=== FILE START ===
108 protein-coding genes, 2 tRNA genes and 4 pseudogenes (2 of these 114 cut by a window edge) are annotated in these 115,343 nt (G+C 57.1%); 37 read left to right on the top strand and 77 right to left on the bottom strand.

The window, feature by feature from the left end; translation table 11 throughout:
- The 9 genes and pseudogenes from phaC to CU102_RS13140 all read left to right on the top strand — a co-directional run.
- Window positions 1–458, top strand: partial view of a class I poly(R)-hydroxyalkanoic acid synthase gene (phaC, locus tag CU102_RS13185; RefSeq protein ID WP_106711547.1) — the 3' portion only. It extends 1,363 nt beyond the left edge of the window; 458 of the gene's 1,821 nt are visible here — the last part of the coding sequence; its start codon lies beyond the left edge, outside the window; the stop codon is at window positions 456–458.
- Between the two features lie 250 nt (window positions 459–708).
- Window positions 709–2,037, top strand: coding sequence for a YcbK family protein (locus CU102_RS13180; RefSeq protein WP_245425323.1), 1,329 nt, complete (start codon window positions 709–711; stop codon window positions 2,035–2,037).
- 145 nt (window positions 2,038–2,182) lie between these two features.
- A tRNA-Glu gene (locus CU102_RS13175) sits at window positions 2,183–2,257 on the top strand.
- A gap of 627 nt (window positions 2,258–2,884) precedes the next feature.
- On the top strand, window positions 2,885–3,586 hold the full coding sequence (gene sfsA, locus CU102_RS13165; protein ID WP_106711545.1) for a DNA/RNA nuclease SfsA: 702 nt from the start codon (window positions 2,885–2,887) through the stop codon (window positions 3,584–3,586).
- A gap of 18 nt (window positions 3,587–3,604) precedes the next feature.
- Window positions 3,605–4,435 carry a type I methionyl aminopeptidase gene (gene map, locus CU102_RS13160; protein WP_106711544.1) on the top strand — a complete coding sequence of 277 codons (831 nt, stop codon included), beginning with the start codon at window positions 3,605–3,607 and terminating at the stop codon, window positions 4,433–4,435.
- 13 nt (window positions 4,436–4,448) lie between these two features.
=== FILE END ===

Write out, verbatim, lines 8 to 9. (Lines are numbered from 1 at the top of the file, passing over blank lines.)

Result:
- A tRNA-Glu gene (locus CU102_RS13175) sits at window positions 2,183–2,257 on the top strand.
- A gap of 627 nt (window positions 2,258–2,884) precedes the next feature.